Sunday, May 31, 2015

Really Finished!!

After a setback on Thursday and a conversation with an APQS technician, I headed for the old Bernina and finished this quilt up today!!
I had started a wonky diamond cable on George when it jammed up.  The first time I did this border design, I was still working on my Bernina with the walking foot so it was easy to go back to that equipment and not get out-of-control about George being jammed up.
The longer I machine quilt, the more I realize that very highly skilled machine quilters (regardless of what type of machine they use) are much more particular souls than I am.  I piece because I love to do it but I quilt because I have to do it.
So at this point, I've taken an adaptive attitude -- since I don't have the patience (?) to deal with fine detail, my quilting style is improvisational and whimsical! 
The wonky diamond cable!
I stitch across the border at an angle until I get within about 1" of the edge.
Pivot about 45 degrees more or less and head back across the border to the opposite side.
When I get to a corner, depending on where I land I execute a "box" in the corner or head directly across to the opposite edge.
I echo both lines to emphasize the diamonds.
It's a perfect border design for this assortment of fabrics -- just the right amount of whimsy!
As I was doing it this time, I thought it might be fun to add another pair of lines in a different thread color to make the design look like an argyle -- but that's for another quilt.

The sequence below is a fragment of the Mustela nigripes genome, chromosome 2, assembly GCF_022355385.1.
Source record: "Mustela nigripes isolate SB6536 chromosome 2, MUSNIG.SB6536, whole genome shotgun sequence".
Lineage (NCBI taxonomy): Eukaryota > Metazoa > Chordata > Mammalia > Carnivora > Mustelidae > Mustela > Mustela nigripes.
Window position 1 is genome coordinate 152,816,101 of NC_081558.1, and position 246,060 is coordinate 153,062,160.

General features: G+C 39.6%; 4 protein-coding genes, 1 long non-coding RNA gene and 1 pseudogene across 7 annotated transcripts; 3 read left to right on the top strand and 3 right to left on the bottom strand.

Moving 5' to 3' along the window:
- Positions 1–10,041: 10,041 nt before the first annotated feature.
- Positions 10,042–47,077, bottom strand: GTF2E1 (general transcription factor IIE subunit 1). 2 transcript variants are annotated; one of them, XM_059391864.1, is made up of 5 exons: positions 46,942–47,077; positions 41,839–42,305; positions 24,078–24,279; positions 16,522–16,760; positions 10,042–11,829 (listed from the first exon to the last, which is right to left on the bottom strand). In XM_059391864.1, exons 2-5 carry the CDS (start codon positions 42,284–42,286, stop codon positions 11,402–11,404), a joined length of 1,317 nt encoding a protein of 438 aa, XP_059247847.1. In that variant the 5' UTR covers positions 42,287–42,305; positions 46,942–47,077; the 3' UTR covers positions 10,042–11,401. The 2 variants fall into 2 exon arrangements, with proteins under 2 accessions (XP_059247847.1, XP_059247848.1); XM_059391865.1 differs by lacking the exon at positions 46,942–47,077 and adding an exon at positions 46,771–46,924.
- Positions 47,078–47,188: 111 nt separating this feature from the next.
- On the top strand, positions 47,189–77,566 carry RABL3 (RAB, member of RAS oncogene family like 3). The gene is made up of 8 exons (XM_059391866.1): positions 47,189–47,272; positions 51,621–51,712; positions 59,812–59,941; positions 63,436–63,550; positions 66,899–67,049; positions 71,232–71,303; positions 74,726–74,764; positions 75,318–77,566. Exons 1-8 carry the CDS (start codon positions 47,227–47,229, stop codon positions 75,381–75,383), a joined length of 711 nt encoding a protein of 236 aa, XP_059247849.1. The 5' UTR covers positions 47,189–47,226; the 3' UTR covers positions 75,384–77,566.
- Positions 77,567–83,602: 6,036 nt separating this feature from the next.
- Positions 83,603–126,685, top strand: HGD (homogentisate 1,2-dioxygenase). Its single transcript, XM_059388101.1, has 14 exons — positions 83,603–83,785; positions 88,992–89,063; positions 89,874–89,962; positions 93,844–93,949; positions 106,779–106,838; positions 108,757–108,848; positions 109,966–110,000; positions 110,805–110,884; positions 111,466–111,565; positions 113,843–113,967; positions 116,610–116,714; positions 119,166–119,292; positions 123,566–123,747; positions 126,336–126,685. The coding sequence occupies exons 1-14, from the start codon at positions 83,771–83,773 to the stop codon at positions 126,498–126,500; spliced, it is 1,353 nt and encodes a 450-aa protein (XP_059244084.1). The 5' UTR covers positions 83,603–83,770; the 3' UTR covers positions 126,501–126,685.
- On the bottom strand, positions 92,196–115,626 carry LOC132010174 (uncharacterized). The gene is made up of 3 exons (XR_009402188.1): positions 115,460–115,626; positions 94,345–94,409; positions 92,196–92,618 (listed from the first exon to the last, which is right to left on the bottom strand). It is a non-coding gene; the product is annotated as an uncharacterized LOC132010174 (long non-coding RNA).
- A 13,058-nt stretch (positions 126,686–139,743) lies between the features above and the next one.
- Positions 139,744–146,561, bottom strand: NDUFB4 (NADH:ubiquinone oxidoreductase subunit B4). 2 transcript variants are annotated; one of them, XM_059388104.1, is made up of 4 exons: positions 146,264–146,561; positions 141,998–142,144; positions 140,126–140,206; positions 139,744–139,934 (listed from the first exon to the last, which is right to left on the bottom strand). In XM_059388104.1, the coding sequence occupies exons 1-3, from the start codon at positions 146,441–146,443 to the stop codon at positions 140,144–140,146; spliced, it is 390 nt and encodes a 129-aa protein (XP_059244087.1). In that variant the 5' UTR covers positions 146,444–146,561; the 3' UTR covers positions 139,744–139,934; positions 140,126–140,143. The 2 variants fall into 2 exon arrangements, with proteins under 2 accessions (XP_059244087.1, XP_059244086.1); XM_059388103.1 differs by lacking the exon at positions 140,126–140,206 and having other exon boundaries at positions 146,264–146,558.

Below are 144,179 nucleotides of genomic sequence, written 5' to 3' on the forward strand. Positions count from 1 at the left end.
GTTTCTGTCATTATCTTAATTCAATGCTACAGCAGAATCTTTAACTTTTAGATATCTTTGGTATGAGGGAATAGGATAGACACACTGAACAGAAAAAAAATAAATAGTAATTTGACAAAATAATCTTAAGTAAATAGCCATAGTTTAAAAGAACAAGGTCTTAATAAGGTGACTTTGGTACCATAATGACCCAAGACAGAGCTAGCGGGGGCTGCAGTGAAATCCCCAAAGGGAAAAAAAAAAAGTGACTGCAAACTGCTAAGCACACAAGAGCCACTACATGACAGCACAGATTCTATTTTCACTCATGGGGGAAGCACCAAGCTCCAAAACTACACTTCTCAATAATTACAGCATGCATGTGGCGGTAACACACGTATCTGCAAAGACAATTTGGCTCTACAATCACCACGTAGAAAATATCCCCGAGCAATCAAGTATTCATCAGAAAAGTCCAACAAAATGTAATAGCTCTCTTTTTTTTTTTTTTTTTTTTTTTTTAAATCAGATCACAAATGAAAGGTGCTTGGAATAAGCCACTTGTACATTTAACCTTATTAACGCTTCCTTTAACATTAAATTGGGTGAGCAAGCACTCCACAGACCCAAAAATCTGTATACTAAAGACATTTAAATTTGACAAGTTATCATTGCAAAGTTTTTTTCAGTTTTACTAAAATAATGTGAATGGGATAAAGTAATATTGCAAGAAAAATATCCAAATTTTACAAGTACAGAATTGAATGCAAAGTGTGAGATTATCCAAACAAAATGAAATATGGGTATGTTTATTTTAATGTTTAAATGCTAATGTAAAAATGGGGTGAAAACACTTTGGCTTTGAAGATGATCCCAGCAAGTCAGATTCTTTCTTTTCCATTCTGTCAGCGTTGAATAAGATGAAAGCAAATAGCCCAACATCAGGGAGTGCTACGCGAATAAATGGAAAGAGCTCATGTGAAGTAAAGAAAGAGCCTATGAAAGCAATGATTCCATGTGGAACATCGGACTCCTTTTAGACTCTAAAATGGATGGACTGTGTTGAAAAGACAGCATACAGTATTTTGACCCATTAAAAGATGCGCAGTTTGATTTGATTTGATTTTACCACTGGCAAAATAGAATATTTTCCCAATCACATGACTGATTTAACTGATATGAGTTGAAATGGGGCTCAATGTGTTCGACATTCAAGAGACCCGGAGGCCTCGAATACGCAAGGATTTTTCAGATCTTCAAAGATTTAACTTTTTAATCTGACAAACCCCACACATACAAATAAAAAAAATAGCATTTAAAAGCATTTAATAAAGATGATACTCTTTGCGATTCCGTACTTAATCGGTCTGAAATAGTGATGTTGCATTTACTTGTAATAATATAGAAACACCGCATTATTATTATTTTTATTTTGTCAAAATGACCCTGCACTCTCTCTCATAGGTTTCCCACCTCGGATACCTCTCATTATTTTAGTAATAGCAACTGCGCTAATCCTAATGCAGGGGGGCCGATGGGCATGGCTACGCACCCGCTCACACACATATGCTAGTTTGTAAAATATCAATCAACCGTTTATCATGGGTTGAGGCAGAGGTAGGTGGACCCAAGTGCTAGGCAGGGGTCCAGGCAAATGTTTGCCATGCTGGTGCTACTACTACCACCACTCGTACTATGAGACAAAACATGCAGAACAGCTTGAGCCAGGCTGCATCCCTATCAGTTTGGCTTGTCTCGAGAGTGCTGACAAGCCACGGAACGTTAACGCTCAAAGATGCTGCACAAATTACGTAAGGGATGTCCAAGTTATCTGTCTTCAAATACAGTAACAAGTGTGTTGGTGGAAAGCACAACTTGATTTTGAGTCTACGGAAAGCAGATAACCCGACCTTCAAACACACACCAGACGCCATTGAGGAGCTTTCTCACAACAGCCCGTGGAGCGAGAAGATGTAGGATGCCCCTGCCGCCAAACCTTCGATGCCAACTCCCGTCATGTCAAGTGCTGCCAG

I will sketch it out so I don't forget the idea and file it in my pile of quilting design inspirations.
Feels good to have another project crossed off the second quarter list for the 2015 Finish Along!!
Bring on the next deadline!!
Mary Huey
Linking up with all the other finishers at the


Friday, May 29, 2015

An Almost Finished Quilt

With the end of May starring me in the face and several still unfinished pieces on my second quarter list for the 2015 Finish-Along with Adrianne over at On the Windy Side, I've been focusing on quilting for the past week.  The goal has been to spend at least an hour every day hand quilting this masterpiece (hopefully, I'll be sharing it's finish by the end of June) and another hour machine quilting (there are four pieces in that queue?!). 
I'm happy to report that good progress is being made on both fronts . . . . well, it was good until last evening.  There I was moving smoothly through quilting the borders on my dotty sampler from Alison's QCQAL over at Little Bunny Quilts -- on the cusp of a finish!! 
WHAM!!  George stopped dead in his tracks.   The needle broke. 
I disassembled carefully looking for all the pieces of the needle (grateful for my days as a Bernina mechanic) and found the tip lodged in a very bad place.  Out of my depth!! 
So after I'm done writing today's post, I'll be talking to a technician at APQS. 
But I can still share with you what I planned for today.  I spread out the almost finished quilt on the lawn for some close-ups of my machine quilting experiments.  Warning -- there are threads exposed in the following pictures and if you find that offensive, I apologize.  Just needed to calm down and divert myself from the panic I was feeling. 
Continuous curve quilting is my happy place -- I've been using that "design" for years.
Sometimes I experiment with "line dancing" -- sometimes it works for me (visually) but most of the time I'm not crazy about the results.  This one is okay (apparently I didn't photograph the two blocks that didn't make me happy).
 At some point, since I wasn't totally satisfied with the results of my design efforts, I decided to experiment with some of the straight line ideas I find reading blogs and looking at Instagram.
I'm liking the results and with my straight ruler and the new ruler foot, it goes smoothly.  I need lots more practice on the balance of the spacing but that will come!